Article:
Plant garlic four to six weeks before your ground freezes in fall. If your ground never freezes, plant a month before the coolest time of the year. Timing will determine the number of cloves in your garlic bulb. If you plant early, the garlic will set its roots into warmer soil and deduce that it has lots of nutrients available, and thus make plans to form more cloves. If you plant later, the garlic will perceive less nutrient availability and set fewer cloves. Both heads may grow to be the same size, but the later planting will have fewer, larger cloves.
To grow large heads, devote more planting space, as the roots of a well-developed garlic bulb can spread out 6 inches. Space garlic 10 inches apart in rows at least 1 foot apart. Plant individual cloves 2 to 3 inches deep, pointed end up. Garlic thrives on even, not-too-heavy moisture and prefers cool roots, so irrigate as needed and mulch deeply with straw, shredded leaves or hay. Mulch will also protect against frost heaving and smother weeds, which is important — garlic despises weed competition. Free up any spears that can’t pierce the deep mulch in spring.
In spring, I foliar-feed fish emulsion (1 tablespoon per gallon) every two weeks until scapes appear, or side-dress with blood meal (2 to 3 teaspoons per head) four to five weeks into the season.
Hardneck varieties will send up a scape a few weeks before harvest. Clip these stalks after they have emerged, before they curl. This will force the plant to put its energy into the bulb rather than scape formation. Don’t just toss the garlic scapes — find delicious ways to cook them by reading Garlic Scapes.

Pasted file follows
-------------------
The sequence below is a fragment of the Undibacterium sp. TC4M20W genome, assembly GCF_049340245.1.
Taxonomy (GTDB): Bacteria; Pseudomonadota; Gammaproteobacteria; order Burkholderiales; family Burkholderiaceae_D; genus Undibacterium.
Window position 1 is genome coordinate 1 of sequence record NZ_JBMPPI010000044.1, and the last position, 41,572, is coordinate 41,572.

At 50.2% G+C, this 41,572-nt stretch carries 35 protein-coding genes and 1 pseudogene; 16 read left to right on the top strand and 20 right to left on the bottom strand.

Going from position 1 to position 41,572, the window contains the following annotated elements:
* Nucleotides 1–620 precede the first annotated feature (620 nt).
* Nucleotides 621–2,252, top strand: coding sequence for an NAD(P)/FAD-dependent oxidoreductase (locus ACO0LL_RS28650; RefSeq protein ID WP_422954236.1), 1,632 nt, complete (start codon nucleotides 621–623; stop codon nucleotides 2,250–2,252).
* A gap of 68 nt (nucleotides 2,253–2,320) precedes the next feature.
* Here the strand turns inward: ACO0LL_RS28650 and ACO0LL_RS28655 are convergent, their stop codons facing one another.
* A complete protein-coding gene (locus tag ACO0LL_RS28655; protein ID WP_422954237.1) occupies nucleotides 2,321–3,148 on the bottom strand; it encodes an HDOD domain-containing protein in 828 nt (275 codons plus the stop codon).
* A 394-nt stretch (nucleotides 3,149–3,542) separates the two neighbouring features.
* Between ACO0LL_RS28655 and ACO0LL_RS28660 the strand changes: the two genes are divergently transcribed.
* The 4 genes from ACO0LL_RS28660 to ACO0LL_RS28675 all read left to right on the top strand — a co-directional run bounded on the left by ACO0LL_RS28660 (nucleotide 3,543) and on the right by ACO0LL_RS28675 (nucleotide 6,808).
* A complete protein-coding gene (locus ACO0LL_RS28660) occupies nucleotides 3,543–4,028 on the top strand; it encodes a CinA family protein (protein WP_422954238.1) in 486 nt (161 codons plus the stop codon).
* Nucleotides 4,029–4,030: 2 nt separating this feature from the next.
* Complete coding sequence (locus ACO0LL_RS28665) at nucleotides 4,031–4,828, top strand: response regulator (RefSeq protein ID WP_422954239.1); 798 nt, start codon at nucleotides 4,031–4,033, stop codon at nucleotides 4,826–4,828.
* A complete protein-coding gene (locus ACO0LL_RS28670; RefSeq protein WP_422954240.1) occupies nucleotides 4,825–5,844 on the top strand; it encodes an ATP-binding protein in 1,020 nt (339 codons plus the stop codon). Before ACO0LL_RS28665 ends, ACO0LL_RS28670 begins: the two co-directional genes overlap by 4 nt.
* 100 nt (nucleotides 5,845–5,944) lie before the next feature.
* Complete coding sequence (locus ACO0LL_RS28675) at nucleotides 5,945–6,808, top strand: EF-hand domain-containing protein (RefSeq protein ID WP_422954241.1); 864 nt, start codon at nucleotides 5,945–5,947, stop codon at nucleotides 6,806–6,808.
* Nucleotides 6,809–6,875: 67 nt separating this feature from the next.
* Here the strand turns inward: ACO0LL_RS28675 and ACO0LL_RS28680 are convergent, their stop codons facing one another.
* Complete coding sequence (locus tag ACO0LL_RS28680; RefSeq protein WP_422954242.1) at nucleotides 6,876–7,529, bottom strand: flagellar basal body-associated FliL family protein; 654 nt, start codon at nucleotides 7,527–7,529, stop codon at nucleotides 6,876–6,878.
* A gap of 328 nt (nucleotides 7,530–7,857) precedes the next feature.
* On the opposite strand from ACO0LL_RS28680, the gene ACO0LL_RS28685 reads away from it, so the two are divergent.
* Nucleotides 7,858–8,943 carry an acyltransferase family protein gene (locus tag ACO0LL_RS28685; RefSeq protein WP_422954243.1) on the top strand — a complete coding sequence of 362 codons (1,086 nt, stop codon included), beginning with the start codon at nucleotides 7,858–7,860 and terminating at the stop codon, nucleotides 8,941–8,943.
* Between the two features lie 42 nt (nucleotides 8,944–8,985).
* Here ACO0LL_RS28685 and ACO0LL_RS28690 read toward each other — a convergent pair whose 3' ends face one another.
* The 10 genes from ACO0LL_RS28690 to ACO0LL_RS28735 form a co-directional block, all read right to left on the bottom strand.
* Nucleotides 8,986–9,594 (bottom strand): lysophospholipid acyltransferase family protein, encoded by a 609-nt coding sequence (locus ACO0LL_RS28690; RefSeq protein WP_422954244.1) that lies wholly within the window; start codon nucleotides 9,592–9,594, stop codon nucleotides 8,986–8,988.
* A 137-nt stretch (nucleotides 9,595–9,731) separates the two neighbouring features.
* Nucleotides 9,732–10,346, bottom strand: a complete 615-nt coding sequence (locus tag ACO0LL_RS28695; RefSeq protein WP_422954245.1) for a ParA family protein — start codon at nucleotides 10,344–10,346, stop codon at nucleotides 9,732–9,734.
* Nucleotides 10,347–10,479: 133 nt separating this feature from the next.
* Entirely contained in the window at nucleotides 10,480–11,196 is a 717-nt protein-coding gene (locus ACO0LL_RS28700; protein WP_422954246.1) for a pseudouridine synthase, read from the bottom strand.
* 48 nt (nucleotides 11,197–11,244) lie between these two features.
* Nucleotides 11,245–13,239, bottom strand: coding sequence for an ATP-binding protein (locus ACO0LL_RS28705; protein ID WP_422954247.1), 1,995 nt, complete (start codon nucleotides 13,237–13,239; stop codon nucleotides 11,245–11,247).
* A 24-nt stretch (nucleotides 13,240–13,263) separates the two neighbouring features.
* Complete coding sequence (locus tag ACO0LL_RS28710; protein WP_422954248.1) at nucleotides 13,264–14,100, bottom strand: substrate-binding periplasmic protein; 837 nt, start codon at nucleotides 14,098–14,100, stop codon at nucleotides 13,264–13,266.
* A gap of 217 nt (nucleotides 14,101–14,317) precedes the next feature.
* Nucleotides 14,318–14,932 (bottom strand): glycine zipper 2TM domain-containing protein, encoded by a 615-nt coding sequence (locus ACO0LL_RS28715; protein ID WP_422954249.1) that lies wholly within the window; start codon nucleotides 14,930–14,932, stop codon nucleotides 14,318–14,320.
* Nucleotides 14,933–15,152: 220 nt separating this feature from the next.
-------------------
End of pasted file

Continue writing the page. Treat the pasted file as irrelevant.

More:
Wait until a relatively dry period, if possible, for optimal harvesting and curing. Dig garlic when the plant’s bottom leaves have yellowed. As the leaves die, layers of the papery “wrapper” around the bulbs will begin to decay, so harvest before you lose too many.
To harvest, loosen soil with a fork, pull the bulbs from the ground and shake off the soil. Garlic bruises easily, so avoid banging the heads. The crop is also vulnerable to sunscald, so remove the heads to a shady spot.
Next, trim the tops and roots, and arrange the bulbs on racks to dry and cure. Or, leave the plants intact and hang in small bunches or spread on racks. I use room fans to dry my garlic crop quickly. After garlic is fully dry (in about three weeks), remove all remaining roots and gently brush off any lingering soil. Store garlic in mesh bags in a cool, dry, dark place. Storage longevity will depend on the variety, but will range from six to 12 months.
To save planting stock from your summer harvest, choose 2- to 2-1⁄2-inch bulbs that have the variety’s best characteristics. Set aside the plumpest, largest cloves from within those bulbs to plant again in fall. Avoid double and sliver-like cloves, as the doubles will create a double bulb with a flat side, and the slivers will usually form a small bulb.
For more on how to grow garlic and other fall crops, see All About Growing Garlic.
Roberta Bailey has grown garlic for decades on her 18-acre farm in Maine, which is surely a vampire-free zone by now.